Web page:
The office remained in the Jefferson Square building over a year, and in 1907 moved to more adequate quarters in the Hooker and Lent building. Yet even there the rapid growth of the business and memories of the destruction of office records in the disaster soon brought a realization that a permanent fireproof head office building was needed.
Accordingly, the company purchased a magnificent hilltop property at the corner of Pine and Stockton streets, overlooking the bay and a large portion of the city, and started to erect its own home. On July 10, 1909, the staff formally took possession of the first unit of the present structure – a modern Parthenon, one of the architectural landmarks of San Francisco. This fine building was designed by the brothers LeBrun, who had created the Home Office in New York.
It was severely classical in style, of white semi-glazed terra cotta, faced on each side with six magnificent Ionic columns. If “a man’s character is expressed by his clothes,” the Pacific Coast Head Office building expressed the alertness, the strength, and spirit of public service which the Metropolitan has come to mean to the people of the Western States. At the time of the opening of the new building in 1909, agents were operating in virtually every urban area in the territory to insure and give home insurance quotes.
The life insurance in force there had reached a total of more than $ 58,000,000, of which $ 40,000,000 was industrial. By the end of 1913, on the basis of the amount of insurance in force, the Pacific Coast unit, considered as a separate organization, would have stood 27th in the list of the 239 American life insurance companies.
The coast office had 382,199 private health insurance policies in force and 44,043 auto insurance policies for a combined total of more than $ 103,000,000 of insurance. In the same year it paid death claims amounting to almost $ 750,000 and distributed $ 72,025 in bonuses to industrial policyholders. The premium income of the Pacific Coast Head Office in 1913 exceeded $ 3,250,000.
Because of such growth, in 1914, just five years after the erection of the first head office unit, two end wings had to be added, more than doubling the original floor space. Yet time was to prove even this additional space inadequate. By 1916 the industrial business had increased to $ 78,000,000; the ordinary to $ 66,000,000. The average amount of insurance per ordinary policy was $ 935; for the industrial policy it was $ 143.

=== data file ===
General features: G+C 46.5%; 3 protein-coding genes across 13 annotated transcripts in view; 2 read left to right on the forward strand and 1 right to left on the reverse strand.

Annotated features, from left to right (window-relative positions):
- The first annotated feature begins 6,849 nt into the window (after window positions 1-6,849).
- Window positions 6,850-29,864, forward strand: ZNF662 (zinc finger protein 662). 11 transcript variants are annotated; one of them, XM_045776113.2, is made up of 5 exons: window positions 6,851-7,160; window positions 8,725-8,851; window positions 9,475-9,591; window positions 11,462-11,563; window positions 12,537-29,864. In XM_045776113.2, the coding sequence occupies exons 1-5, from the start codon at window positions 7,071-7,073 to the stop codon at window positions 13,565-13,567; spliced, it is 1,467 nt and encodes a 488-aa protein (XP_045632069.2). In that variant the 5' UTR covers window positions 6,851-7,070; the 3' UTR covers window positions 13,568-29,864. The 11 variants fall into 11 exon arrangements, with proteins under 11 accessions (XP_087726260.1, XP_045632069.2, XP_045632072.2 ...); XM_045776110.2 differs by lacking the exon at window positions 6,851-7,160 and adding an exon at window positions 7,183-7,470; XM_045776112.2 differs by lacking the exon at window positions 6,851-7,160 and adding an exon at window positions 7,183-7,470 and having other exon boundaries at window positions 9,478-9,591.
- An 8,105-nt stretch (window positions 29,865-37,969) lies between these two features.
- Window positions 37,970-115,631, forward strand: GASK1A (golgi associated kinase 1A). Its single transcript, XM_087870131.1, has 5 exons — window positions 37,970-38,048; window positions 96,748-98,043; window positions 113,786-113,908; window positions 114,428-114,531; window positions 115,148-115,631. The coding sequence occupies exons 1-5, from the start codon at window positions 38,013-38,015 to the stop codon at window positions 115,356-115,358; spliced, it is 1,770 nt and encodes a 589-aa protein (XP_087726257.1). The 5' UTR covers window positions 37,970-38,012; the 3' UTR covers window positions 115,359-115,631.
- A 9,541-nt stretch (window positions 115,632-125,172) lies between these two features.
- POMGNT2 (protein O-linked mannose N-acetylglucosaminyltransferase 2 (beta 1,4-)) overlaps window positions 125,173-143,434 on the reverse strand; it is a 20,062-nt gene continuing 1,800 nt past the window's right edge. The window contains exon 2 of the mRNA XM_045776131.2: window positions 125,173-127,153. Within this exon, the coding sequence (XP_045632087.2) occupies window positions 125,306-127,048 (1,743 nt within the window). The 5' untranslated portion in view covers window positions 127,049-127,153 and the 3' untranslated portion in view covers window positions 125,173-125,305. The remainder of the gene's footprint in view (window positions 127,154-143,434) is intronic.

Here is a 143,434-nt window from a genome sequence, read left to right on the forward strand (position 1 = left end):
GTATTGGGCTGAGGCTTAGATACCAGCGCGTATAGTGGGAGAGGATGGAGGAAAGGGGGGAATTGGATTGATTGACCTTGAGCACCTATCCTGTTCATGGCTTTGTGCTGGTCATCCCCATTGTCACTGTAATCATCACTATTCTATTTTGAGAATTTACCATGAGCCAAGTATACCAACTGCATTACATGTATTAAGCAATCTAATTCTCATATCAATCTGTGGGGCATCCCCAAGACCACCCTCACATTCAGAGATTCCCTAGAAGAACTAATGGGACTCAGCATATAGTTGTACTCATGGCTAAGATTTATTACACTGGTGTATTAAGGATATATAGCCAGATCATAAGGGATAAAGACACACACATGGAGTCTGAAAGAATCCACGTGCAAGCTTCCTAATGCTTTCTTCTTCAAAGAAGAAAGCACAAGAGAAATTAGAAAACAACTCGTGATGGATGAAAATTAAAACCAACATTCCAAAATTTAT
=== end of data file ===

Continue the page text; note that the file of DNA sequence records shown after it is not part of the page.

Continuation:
There were 212 employees in the head office, of whom 67 were men and 145 women; and the field force numbered 909. In 1920 the adjoining property was purchased, which again more than doubled the floor space, yet in 1929, shortly after the territory achieved its first billion dollars of insurance in force, from maternity coverage to cheap car insurance. Additional property had to be acquired and the construction of the third addition was commenced. It was formally dedicated by President Ecker on May 29, 1930.
This addition joined the southerly end of the Pine street side of the old building, was eight stories high and, by reason of the incline of the street, its fifth floor was level with what was known as the main floor of the original building. The building program, which had taken more than two decades, was completed. The area of the territory under the jurisdiction of the Pacific Coast Head Office was more than a third of the total area of the United States, and embraced a population of more than 13,000,000 people.
Within this vast territory, agencies were maintained in California, Washington, Oregon, Montana, Utah, Idaho, and Colorado. In servicing policyholders, western agents dealt with debits different in composition and in geography from those in other parts of the country. Great distances and sparse population characterized the west as a whole and the debits were often large in area. Some western states had less population than a moderate sized New England factory town.
Colorado, for instance, had only 11 persons per square mile, California 44 per square mile, and Montana a sparse four; whereas in New York State the population was concentrated–281 per square mile, and in Rhode Island it was 674 per square mile. The west was young and the pioneer mood was still reflected in its people and their traditions. They were the descendants of Spanish conquistadores, American fur traders, pioneer land settlers, gold seekers, and equally vigorous recent immigrants.
Related American Traditions Articles